The provisional overall results before the final day are headed by British "Alegre" in the Hublot IRC 0 class, Italian "B2" in Hublot IRC 1, American "Quantum Racing" in Gaastra IRC 52, Spanish "Rats on Fire "in G.H. Mumm ORC 1, "Movistar" in G.H. Mumm ORC 2, and "Vamos Spain" in Nespresso Soto 40, Italian "Margherita" in La Caixa X-35 and Spanish "Turismo do Algarve" in Mahou J80.

    Hublot IRC 0 and IRC 1
    Andres Soriano’s "Alegre" completed another perfect day and has scored five back to back victories. The British team’s performance allows him to start the final day with a six-point lead over his nearest rival, Sir Peter Ogden’s "Jethou" (2-3 today). "Stig" completes the provisional podium after scoring two fourth places.

    In the class Hublot IRC 1, Michele Galli’s "B2" took both victories of the day, who has won six out of nine possible wins and is a solid class leader, 10 points ahead of French "Team Vision Future" (2-2 today) and 14 over German "Speedy" (3-5). Spanish Navy’s "Aifos", skippered by Prince Felipe, finished sixth in both races and is sixth overall.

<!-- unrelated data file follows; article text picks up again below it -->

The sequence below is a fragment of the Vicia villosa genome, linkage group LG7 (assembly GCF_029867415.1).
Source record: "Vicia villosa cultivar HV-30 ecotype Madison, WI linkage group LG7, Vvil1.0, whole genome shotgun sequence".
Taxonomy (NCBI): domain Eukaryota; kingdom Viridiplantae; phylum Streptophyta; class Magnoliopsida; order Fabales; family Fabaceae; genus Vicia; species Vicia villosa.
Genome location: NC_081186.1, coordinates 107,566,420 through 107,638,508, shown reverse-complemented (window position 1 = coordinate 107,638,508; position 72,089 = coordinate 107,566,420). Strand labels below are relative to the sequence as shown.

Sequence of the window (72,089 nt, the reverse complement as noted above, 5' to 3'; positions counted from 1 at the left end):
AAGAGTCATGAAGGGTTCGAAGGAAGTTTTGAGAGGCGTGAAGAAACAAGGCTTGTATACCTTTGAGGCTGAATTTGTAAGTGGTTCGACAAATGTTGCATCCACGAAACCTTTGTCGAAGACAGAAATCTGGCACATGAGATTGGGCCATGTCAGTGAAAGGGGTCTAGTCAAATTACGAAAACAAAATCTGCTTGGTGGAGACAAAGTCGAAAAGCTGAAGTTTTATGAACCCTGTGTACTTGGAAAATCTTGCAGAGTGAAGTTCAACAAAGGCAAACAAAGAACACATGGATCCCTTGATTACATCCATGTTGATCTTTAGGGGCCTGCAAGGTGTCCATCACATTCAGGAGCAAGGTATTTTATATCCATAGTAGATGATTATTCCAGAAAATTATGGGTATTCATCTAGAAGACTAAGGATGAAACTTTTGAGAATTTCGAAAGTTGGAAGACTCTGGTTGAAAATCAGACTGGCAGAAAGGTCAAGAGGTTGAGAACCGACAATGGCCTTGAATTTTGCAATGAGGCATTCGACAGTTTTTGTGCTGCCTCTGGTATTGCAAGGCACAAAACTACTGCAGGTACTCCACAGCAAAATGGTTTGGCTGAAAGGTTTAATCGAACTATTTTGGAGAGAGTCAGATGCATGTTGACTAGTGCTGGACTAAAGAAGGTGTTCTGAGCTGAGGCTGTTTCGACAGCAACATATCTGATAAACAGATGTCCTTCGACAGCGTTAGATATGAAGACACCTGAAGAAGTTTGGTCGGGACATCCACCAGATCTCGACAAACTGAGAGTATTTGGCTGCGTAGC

Gaastra IRC 52
    The fight for the victory in the class Gaastra IRC 52 is getting more intense. "Quantum Racing" achieved in the first race of the day his fifth victory in a row, but stumbled in the second race finishing fifth. After applying the discards, the advantage of Ed Baird’s boat over Niklas Zennström’s Swedish "Rán" (who scored two second places today) has been reduced to only three points. Italian "Azzurra", who today won his first race of the week, remains third overall.

    G.H. Mumm ORC 1 and ORC 2
    The Race Committee made the most of today’s excellent conditions and scheduled three races in the G.H. Mumm ORC 1 and ORC 2 classes, who have now sailed a total of nine races. In both classes they are now applying the discards.

    In G.H. Mumm ORC 1, the star of the day was Natalia Brailou’s Romanian "Natalia", who despite being fifth in the first race, won both following races climbing up to the second place overall, ahead of Axel Rodger’s "Grupo Clínico Dr. Luis Senís", who is now third. Rafael Carbonell’s "Rats on Fire" is still leading the class, who scored 1-5-3 today. Only nine points separate the top three classified.